Chimps have cognitive ability to cook, say U.S. scientists

By: | Published: June 3, 2015 9:02 PM

Can chimps cook? Harvard and Yale university research scientists certainly think so, as they reportedly have both patience and foresight to resist eating raw food and to place it in a device for cooking.

Can chimps cook? Harvard and Yale university research scientists certainly think so, as they reportedly have both patience and foresight to resist eating raw food and to place it in a device for cooking.

Researcher Felix Warneken and Alexandra G. Rosati, both of whom are at Harvard studying cognition, wanted to see if chimpanzees had the cognitive foundation to help them to cook, and they found that while many primate species, including chimpanzees, have difficulty giving up food already in their possession and show limitations in their self-control when faced with food, chimps would give up a raw slice of sweet potato in their hand if they visualized the prospect of getting a cooked slice of sweet potato a bit later.

Their research, according to a New York Times report, grew out of the idea that cooking itself may have driven changes in human evolution, a hypothesis put forth by Richard Wrangham, an anthropologist at Harvard and several colleagues about 15 years ago in an article in Current Anthropology, and more recently in his book, “Catching Fire: How Cooking Made Us Human.”

Wrangham argued that cooking may have begun something like two million years ago, even though hard evidence only dates back about one million years. For that to be true, some early ancestors, perhaps not much more advanced than chimps, had to grasp the whole concept of transforming raw into cooked.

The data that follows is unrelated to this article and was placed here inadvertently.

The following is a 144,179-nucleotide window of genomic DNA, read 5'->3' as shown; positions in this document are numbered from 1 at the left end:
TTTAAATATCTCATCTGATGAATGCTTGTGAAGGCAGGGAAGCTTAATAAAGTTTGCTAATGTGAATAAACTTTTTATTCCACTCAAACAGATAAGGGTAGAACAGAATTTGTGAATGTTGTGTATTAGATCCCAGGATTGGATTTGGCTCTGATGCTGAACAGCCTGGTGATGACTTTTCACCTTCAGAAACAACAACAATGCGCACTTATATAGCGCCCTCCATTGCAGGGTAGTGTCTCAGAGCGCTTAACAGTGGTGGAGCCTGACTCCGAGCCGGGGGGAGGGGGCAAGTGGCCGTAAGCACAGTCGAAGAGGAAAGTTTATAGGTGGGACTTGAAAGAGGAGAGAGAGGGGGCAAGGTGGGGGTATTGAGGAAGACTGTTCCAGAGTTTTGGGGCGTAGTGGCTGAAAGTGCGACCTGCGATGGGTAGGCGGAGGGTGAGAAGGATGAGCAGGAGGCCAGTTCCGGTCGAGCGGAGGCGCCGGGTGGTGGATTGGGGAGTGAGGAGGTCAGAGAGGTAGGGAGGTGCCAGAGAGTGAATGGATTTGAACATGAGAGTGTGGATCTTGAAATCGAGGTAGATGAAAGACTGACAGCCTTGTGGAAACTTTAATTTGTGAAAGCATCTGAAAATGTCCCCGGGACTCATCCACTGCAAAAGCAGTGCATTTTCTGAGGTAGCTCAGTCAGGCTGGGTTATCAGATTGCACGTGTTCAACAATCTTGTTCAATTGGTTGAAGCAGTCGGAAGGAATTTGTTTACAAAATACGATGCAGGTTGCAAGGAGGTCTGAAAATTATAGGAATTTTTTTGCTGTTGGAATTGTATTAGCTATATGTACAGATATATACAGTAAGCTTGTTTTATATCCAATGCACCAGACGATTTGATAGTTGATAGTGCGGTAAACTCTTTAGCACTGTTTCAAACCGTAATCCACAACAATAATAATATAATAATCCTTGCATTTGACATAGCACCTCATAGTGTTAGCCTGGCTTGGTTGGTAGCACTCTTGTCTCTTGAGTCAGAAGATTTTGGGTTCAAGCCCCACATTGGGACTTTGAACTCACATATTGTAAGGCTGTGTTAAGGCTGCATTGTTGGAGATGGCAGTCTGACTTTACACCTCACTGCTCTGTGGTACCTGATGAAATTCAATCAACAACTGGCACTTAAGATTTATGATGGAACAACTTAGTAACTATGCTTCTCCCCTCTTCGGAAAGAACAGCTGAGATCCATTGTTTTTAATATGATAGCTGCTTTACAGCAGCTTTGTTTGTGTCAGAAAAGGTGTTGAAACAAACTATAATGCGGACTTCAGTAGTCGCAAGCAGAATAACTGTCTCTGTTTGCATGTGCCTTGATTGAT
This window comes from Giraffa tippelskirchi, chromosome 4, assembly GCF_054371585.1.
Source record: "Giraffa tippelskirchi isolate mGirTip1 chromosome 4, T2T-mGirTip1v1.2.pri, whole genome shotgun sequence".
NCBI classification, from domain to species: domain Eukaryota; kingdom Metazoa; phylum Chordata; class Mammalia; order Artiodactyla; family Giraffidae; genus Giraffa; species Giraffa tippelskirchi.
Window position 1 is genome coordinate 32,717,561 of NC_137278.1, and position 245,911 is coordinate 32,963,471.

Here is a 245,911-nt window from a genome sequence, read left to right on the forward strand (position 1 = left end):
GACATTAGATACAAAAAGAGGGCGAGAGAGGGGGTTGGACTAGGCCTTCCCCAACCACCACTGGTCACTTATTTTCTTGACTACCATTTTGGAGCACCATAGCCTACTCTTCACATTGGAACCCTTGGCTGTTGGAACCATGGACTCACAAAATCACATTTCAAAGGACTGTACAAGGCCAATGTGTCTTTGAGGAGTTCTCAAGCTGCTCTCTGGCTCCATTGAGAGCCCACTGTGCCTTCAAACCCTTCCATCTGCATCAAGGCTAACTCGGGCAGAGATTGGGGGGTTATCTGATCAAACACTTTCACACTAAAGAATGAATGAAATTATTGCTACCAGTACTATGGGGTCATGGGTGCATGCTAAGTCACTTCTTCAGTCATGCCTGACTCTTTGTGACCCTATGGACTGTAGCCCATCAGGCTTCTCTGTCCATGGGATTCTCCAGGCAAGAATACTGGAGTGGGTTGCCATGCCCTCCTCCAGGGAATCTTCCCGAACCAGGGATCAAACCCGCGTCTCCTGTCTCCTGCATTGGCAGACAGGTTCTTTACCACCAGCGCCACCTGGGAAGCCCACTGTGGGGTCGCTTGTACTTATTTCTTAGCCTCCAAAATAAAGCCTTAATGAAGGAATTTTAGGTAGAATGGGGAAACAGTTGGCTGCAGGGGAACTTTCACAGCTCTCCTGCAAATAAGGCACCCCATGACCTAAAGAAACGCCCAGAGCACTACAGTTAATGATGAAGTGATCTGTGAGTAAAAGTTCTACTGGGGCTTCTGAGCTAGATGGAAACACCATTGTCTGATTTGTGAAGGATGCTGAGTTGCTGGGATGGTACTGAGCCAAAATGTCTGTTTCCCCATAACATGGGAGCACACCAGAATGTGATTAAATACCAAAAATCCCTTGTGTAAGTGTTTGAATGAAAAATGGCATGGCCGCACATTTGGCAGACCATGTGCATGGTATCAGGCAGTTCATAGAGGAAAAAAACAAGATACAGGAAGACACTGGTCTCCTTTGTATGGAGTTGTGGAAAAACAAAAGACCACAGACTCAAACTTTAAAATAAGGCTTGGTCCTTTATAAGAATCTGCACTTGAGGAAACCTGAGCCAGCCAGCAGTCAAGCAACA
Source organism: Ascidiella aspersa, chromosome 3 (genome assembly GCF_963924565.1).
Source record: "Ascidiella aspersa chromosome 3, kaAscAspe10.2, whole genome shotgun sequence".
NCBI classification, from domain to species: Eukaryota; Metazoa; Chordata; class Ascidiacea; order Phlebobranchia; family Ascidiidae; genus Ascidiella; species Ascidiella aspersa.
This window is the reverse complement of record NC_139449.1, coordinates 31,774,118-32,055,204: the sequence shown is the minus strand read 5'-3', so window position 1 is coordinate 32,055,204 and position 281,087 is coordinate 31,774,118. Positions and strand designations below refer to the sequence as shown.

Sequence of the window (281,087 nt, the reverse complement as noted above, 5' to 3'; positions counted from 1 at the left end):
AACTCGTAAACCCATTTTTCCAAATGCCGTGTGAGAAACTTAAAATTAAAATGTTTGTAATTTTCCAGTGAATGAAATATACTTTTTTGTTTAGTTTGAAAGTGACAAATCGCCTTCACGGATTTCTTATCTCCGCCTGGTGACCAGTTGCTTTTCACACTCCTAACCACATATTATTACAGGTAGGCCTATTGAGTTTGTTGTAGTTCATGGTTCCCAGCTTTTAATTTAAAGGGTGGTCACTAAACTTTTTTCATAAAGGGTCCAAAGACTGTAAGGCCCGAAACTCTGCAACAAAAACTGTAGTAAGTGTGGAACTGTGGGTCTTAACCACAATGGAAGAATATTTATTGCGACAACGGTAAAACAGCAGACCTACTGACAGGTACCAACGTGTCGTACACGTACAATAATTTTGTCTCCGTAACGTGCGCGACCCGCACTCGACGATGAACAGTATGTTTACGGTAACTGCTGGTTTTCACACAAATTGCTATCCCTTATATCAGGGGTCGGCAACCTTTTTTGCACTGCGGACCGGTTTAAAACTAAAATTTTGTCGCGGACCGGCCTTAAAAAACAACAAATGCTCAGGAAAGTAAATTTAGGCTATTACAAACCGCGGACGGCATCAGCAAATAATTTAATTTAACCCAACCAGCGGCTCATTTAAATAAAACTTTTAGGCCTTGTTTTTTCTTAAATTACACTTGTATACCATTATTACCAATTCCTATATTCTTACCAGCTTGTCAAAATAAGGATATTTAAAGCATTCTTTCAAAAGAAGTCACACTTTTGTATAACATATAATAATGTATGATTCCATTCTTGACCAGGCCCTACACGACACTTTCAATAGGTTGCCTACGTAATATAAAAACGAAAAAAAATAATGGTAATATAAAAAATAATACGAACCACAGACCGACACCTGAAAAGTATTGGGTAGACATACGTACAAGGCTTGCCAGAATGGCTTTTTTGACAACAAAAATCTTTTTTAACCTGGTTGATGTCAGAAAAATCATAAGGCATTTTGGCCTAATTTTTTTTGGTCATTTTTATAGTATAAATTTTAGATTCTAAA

Initially, at the start of their research, the scientists were wary of giving chimps access to real cooking devices. Then, they wrote in the Proceedings of the Royal Society B, of coming up with a method of using two plastic bowls fitted closely together with pre-cooked food hidden in the bottom tub.

When a chimpanzee placed a raw sweet potato slice into the device, a researcher shook it, then lifted the top tub out to offer the chimp an identical cooked slice of sweet potato, which the mammal accepted.

The chimps showed a number of indications that, given a real cooking opportunity, they had the ability to take advantage of it. Dr. Rosati said that not only did the chimps have the patience for cooking, but that they had the “minimal causal understanding they would need” to make the leap to cooking.

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